Golden Leaf Spotlight on Hall of Fame Recipient: Dee Davis

The annual NJ Romance Writers “Put Your Heart in a Book” Conference will be here before we know it! Over the six weeks leading up to the conference, we’ll be spotlighting our Golden Leaf finalists.

To kick off this event, we have a special treat. This year, we have two Hall of Fame presentations that will be awarded during the Golden Leaf and Put Your Heart in a Book award ceremony on October 17, 2014. This achievement is awarded to an author who has won three times in the same category. Winning once is a challenge with so many talented authors. Winning three times is outstanding!

I had a chance to interview both recipients, and over the next week I’ll be posting their interviews along with excerpts from their award-winning books.



First up is Hall of Fame Romantic Suspense Recipient, Dee Davis.


Hi Dee. Congratulations on winning New Jersey Romance Writers’ Golden Leaf award three times in the Romantic Suspense category. It’s a wonderful testament to the success of your stories.

Thanks for taking the time to answer a few questions.

All three Golden Leaf winning books (Dark Deceptions, Deadly Dance, and Double Danger) are from your A-Tac series. What was your favorite part of writing this series? Do you have a favorite book/hero?

There are a lot of wonderful things about writing a series. But this one in particular was fun because of all the action. I love writing action scenes, and the people in A-Tac seem to always be in some kind of trouble. I especially love the first chapter of Dark Deception when the team is trying to destroy a terrorist network’s communications system. It was fun to write, but it was also the first time I saw these characters bonding—and working as a unit. Then throughout the series it’s been fun to see their friendships grow, and their solidarity as they become more like a family.

I never really admit to having a favorite book or hero. It’s like choosing one child over the other.  But that said, Harrison Blake in Deadly Dance is one of my all-time favorite characters. He first appeared in my Last Chance Series. And was actually supposed to get his own book then. But the third book clearly belonged to Nigel Ferris and so Harrison was on his own still. To date he’s received more fan mail than any of my other characters. And so when A-Tac needed a forensic computer analyst—it just seemed to perfect to be true. And then watching he and Hannah grow into their relationship set the stage for Deadly Dance.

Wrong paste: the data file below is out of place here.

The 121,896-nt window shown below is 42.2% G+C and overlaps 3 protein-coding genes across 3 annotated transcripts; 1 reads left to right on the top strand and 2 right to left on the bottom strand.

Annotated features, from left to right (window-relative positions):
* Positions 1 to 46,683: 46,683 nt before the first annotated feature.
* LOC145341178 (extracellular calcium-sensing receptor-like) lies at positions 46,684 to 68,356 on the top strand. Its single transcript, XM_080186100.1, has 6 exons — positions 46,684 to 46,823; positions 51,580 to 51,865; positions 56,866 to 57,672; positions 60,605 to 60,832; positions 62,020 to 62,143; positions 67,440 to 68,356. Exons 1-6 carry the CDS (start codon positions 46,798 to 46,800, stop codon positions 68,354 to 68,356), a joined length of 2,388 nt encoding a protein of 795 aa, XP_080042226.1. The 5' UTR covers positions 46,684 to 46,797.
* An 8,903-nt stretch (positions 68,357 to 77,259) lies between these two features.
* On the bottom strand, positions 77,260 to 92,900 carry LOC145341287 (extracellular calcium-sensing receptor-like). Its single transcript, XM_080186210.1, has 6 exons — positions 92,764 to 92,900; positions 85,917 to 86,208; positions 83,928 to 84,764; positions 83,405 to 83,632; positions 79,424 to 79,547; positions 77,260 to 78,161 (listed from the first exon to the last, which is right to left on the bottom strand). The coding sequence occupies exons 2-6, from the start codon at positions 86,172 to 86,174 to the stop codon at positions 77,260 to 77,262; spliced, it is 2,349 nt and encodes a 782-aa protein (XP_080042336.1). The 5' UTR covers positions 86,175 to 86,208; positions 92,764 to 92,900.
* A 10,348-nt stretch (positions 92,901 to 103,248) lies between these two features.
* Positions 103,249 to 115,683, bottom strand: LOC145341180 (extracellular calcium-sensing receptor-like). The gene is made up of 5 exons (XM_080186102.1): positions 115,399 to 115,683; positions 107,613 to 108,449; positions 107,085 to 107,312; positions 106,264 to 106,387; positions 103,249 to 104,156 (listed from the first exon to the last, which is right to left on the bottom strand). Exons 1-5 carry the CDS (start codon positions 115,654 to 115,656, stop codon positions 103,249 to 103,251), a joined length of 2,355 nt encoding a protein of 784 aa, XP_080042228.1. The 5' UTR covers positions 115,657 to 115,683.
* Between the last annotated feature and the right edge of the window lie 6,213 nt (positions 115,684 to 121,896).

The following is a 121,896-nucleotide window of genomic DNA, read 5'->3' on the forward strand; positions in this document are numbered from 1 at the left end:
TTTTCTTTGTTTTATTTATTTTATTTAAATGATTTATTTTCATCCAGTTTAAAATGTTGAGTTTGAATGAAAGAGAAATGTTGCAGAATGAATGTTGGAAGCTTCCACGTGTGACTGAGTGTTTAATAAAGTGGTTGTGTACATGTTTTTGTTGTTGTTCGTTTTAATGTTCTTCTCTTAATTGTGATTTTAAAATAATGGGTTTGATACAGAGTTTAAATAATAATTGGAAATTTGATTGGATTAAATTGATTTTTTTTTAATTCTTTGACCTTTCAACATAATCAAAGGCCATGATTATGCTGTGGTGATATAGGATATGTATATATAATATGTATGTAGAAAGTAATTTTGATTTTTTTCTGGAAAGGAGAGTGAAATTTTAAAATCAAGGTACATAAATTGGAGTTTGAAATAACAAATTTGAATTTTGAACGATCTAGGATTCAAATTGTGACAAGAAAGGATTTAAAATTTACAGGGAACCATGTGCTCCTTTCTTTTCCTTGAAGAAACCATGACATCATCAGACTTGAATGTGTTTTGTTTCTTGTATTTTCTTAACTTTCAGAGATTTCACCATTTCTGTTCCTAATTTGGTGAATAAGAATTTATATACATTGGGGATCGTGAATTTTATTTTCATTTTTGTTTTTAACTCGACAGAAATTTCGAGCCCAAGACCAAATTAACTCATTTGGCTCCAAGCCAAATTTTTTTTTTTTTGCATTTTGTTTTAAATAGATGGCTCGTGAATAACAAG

Where did you get the storylines for the A-Tac series? What kind of research did you do?

The original idea stemmed from my brother-in-law who is a teacher and my husband who works for the United Nations. I always tease that he’s actually working for the CIA.  Of course, he isn’t, but one night sitting beside my BFF Julie Kenner’s pool, I posed the idea of a group of college professors who secretly work for the CIA.  And with a little help from Julie, and a Margarita, A-Tac was born.

I do a lot of research for my books. Primarily on plot points that need to have at least a small amount of credence. For example the type of gun used. Or the trajectory of a shot.  How a bomb works, how it can be disabled. How particular characters might act, a terrorist, a serial killer, a computer geek etc.… Sometimes I use real life to inspire locations in a book. In Double Danger there is a hidden passageway in a building in Manhattan. I came across just such a passage, one that was meant for servants use, in an old building and from there worked it into the story. The dog run and bridge where Nash first sees Annie again, is an exaggerated version of the one where we took Max, my cardigan welsh corgi. I also spoke with a climbing expert for the scene in the same book where they scale the side of the cliff. For Deadly Dance, I invented catacombs for my fictional Sunderland College. Much like many tunnels beneath colleges in the northeast used to get to class when it’s snowing outside. And of course Sunderland itself was based on the small liberal arts college I attended, Hendrix College in Arkansas.

What’s the most challenging part about writing romantic suspense?

I think the trickiest bit is always balancing the suspense and romance. And making certain that the two stories are integral to each other.

What tips do you have for writing a successful series?

Keep a story bible. It’s really hard to remember by the eighth book, that Nash hates computers. Or that one of the characters only drinks scotch. Not to mention backgrounds, physical descriptions, locations of buildings and so forth. I forgot once that a character in another series had a moustache in book one. Never did explain why he lost it for a little while toward the end of book two.